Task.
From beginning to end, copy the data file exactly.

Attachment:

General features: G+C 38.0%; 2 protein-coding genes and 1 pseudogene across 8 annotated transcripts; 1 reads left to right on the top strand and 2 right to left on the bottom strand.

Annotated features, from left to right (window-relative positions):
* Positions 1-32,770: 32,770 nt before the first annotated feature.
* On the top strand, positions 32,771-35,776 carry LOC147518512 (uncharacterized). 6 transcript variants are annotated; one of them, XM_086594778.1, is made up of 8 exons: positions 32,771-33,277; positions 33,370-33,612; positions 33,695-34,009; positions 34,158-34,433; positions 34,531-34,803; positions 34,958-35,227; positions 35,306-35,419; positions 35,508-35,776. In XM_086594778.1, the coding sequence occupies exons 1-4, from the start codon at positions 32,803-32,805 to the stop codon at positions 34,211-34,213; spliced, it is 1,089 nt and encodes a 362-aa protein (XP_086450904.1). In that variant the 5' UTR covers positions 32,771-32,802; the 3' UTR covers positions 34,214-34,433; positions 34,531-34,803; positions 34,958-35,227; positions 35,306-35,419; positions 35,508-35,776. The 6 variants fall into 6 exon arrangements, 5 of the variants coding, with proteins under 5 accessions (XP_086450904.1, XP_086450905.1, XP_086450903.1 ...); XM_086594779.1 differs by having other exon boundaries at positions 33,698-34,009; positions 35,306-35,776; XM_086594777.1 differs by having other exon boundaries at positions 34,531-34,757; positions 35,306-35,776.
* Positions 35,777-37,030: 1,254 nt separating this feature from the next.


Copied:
General features: G+C 38.0%; 2 protein-coding genes and 1 pseudogene across 8 annotated transcripts; 1 reads left to right on the top strand and 2 right to left on the bottom strand.

Annotated features, from left to right (window-relative positions):
* Positions 1-32,770: 32,770 nt before the first annotated feature.
* On the top strand, positions 32,771-35,776 carry LOC147518512 (uncharacterized). 6 transcript variants are annotated; one of them, XM_086594778.1, is made up of 8 exons: positions 32,771-33,277; positions 33,370-33,612; positions 33,695-34,009; positions 34,158-34,433; positions 34,531-34,803; positions 34,958-35,227; positions 35,306-35,419; positions 35,508-35,776. In XM_086594778.1, the coding sequence occupies exons 1-4, from the start codon at positions 32,803-32,805 to the stop codon at positions 34,211-34,213; spliced, it is 1,089 nt and encodes a 362-aa protein (XP_086450904.1). In that variant the 5' UTR covers positions 32,771-32,802; the 3' UTR covers positions 34,214-34,433; positions 34,531-34,803; positions 34,958-35,227; positions 35,306-35,419; positions 35,508-35,776. The 6 variants fall into 6 exon arrangements, 5 of the variants coding, with proteins under 5 accessions (XP_086450904.1, XP_086450905.1, XP_086450903.1 ...); XM_086594779.1 differs by having other exon boundaries at positions 33,698-34,009; positions 35,306-35,776; XM_086594777.1 differs by having other exon boundaries at positions 34,531-34,757; positions 35,306-35,776.
* Positions 35,777-37,030: 1,254 nt separating this feature from the next.